This past Sunday, I finally appeared as a panelist on NBC’s Press:Here, hosted by Scott McGrew.

I say “finally” because, while this was my first time appearing on camera for the show, I’ve hovered in the shadows behind those same for maybe twenty other episodes whenever Sarah has been a panellist.

In the unlikely event you’re unfamiliar with Press:Here, it’s a tech version of Meet The Press (hence its Sunday morning scheduling, right after MTP). Two reporters join McGrew to grill tech leaders, CEOs and other prominent figures.

Sometimes (i.e. when Sarah is on, and/or the subject is Uber) the grilling can be fierce, other times it’s a little more collegial. But it’s consistently the most entertaining and best informed tech-related show by a mainstream broadcaster.  (You’re welcome to add your own joke here about why such a distinguished show would want me as a guest.)

This week, my co-panellist was TechCrunch’s Katie Roof and the companies for discussion were: 1) InterGenX – a company, apparently named by Douglas Coupland, which builds a tool that lets police instantly run tests on suspects’ DNA; 2) Kabbage – the small business loans startup that just raised a quarter billion dollars from Softbank; and 3) Amazon.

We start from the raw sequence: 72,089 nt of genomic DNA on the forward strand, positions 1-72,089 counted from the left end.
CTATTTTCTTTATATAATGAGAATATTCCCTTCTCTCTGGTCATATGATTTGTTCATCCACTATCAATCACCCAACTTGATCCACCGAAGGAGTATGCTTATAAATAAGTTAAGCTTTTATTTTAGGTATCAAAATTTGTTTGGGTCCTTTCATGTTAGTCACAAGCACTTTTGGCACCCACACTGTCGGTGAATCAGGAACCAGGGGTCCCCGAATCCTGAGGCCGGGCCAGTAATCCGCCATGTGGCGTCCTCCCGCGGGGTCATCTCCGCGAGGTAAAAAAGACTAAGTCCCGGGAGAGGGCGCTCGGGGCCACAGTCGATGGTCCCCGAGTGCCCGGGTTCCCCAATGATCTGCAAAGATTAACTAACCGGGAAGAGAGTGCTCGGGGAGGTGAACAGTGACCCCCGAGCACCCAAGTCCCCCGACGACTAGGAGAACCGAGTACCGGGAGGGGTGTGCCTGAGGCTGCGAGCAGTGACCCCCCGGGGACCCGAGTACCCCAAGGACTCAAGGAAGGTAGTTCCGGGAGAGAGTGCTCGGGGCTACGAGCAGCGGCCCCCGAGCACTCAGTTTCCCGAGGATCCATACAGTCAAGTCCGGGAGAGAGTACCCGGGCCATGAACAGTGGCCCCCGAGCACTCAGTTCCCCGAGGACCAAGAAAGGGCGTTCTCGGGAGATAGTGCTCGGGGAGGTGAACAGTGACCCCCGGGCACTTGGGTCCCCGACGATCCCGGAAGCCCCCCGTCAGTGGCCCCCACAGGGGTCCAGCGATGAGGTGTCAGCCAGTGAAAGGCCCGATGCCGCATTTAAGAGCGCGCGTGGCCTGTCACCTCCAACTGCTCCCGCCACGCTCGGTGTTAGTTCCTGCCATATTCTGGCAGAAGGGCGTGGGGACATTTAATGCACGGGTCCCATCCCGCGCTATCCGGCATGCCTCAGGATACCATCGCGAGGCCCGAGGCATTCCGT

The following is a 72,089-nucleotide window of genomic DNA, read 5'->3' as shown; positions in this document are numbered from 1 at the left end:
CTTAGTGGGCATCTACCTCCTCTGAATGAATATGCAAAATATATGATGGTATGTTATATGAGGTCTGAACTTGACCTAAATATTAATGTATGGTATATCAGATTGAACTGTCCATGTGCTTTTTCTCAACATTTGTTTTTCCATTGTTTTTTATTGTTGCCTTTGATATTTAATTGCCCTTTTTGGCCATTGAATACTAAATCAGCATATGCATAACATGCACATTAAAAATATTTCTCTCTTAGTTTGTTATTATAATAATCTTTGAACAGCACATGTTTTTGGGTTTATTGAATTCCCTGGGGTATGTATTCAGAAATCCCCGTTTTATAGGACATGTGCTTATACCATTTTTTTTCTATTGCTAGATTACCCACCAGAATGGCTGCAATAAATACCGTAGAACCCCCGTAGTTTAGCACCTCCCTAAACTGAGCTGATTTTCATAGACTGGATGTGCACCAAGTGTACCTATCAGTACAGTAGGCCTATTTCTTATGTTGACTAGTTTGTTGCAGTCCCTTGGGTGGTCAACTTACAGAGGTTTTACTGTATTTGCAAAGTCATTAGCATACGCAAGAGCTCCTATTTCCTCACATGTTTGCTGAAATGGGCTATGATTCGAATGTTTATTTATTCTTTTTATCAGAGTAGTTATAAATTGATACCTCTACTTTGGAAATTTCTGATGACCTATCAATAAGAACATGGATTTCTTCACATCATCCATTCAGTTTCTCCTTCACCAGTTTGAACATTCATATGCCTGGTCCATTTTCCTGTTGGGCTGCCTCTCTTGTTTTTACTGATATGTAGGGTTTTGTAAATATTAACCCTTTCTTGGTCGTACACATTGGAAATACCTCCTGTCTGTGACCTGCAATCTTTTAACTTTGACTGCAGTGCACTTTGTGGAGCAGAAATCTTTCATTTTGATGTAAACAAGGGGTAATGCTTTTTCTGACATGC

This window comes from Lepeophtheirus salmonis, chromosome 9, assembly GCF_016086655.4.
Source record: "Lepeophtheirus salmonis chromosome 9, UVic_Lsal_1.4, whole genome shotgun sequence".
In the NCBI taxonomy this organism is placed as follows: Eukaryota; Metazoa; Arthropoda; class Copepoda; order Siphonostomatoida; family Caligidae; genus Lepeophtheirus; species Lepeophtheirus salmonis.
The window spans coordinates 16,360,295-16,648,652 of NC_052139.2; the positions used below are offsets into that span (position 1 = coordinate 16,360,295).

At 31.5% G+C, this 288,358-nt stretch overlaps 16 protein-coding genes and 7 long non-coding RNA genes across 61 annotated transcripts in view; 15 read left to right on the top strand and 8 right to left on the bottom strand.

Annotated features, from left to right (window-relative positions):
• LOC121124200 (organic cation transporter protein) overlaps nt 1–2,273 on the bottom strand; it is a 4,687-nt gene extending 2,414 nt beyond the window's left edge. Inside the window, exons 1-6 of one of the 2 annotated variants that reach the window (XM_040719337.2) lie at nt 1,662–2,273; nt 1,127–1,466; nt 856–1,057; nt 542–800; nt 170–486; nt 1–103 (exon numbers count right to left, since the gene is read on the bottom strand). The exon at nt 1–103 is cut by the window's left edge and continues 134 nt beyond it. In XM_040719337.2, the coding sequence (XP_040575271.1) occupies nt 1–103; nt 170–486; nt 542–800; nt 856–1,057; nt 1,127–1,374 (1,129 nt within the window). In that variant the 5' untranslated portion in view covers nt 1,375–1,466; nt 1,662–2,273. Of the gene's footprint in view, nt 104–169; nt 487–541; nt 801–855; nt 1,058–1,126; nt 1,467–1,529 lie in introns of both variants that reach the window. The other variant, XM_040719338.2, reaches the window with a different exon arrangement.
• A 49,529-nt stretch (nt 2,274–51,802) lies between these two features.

Infuriatingly, clips from the episode are online but aren’t embeddable, so you’ll have to make do with the following summaries and links.

In the InterGenX segment, I was probably at my most aggravated. Surely, I suggested to founder Bob Schueren, easier DNA testing means more people (including many who turn out to be innocent) will have their DNA taken and stored. As you’ll see in the clip, Schueren insisted that was a matter for local lawmakers. All his device does, he argued, was makes the existing rules easier to enforce. Also troubling, though, was his explanation of the analysis process: While InterGenX can take an instant DNA reading, the results are still sent to the FBI for standard processing. This prompted McGrew to ask whether suspects would be left languishing in their cells in the meantime. You can see Schueren’s answer, and the rest of the discussion, here.

Kabbage is a company I know, and honestly care, little about. They seem to be doing fine, as evidenced by their windfall from Softbank. Softbank, on the other hand, fascinates me. You could copy and paste their corporate history, and investment strategy, as the prologue to a Michael Crichton book and nobody would think it out of place. Then there’s the matter of their insane valuations (WeWork is valued at $1bn per desk, I said, prompting Roof to assure viewers that I was exaggerating) and the fact they’re keeping companies from going public, thus further inflating the bubble. Aren’t they just bad for Silicon Valley? The full segment is here.

Finally, Amazon. Or specifically WholeFoodsAmazon – where now you can get cheap avocados from the same company that lets its workers boil almost to death. Huzzah! That segment here.

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